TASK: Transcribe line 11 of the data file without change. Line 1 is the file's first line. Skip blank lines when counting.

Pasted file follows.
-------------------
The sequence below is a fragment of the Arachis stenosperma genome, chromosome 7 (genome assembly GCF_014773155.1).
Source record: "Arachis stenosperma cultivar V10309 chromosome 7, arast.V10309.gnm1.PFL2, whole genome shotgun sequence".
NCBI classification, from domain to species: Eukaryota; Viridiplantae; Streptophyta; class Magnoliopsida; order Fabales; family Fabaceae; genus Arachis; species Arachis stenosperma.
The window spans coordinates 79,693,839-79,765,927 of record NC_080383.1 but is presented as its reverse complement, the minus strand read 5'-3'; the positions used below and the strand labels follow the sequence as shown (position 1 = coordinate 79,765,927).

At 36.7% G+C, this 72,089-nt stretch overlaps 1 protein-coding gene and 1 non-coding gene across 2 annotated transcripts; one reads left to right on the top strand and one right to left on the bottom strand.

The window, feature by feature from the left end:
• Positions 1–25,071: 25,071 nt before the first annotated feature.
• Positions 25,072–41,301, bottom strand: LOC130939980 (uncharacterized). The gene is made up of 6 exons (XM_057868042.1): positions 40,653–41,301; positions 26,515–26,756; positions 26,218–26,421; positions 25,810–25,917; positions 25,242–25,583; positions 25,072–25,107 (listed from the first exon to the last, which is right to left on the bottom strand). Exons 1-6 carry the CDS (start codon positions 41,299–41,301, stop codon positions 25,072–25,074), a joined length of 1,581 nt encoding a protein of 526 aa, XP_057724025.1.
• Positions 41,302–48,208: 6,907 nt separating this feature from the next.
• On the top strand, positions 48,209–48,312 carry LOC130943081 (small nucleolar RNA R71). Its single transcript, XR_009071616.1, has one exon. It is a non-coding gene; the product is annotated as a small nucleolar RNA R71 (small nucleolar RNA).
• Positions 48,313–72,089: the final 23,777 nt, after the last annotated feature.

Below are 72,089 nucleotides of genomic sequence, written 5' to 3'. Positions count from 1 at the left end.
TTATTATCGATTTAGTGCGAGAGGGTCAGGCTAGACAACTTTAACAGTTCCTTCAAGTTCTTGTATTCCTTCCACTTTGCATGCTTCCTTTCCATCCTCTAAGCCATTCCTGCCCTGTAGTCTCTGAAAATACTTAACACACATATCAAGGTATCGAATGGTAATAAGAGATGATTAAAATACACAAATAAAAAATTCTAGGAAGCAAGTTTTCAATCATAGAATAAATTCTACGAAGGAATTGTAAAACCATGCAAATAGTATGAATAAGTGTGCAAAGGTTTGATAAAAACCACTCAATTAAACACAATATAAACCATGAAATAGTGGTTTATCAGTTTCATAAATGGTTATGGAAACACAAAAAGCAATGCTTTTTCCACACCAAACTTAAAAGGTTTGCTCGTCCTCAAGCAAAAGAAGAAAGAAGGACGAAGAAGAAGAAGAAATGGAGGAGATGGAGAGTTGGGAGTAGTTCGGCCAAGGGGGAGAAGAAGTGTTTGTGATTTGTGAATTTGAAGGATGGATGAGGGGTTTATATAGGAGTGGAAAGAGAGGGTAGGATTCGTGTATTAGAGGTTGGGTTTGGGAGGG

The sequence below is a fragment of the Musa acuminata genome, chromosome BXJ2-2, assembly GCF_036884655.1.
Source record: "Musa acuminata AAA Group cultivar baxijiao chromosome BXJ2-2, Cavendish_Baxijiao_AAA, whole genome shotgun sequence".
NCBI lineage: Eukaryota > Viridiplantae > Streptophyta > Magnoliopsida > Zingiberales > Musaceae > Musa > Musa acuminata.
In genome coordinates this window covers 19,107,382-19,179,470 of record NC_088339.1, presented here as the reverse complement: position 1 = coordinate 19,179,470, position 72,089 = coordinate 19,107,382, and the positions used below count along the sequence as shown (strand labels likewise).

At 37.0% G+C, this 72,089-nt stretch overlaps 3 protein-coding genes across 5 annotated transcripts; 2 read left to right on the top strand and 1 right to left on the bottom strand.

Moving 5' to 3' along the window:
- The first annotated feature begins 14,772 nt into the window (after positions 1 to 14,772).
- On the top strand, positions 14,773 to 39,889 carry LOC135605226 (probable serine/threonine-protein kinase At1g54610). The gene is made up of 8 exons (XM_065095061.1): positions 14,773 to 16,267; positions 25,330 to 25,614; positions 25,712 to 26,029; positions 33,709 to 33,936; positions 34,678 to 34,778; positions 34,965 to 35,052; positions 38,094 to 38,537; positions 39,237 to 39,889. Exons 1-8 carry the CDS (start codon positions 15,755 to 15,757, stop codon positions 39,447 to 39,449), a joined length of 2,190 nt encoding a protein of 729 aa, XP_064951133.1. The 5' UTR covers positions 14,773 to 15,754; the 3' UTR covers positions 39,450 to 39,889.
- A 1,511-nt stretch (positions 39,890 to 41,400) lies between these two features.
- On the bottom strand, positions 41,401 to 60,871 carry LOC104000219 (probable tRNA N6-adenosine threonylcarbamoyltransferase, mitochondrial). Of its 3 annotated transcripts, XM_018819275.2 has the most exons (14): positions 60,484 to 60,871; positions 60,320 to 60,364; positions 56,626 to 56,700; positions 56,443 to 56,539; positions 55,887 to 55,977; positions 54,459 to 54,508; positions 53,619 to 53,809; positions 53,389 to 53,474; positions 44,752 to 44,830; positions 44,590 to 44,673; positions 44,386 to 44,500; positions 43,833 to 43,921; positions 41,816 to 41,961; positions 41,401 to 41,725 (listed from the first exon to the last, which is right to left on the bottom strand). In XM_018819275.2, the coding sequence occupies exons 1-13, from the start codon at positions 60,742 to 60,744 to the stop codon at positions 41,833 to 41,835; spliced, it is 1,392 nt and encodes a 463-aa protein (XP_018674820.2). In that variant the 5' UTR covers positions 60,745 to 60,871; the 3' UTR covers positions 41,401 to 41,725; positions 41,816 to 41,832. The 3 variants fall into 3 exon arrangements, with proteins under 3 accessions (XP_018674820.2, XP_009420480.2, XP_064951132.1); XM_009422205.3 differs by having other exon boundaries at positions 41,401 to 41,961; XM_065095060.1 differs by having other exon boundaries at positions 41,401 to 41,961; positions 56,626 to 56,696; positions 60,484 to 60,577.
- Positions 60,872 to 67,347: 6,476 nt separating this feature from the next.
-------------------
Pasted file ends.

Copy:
• Positions 48,313–72,089: the final 23,777 nt, after the last annotated feature.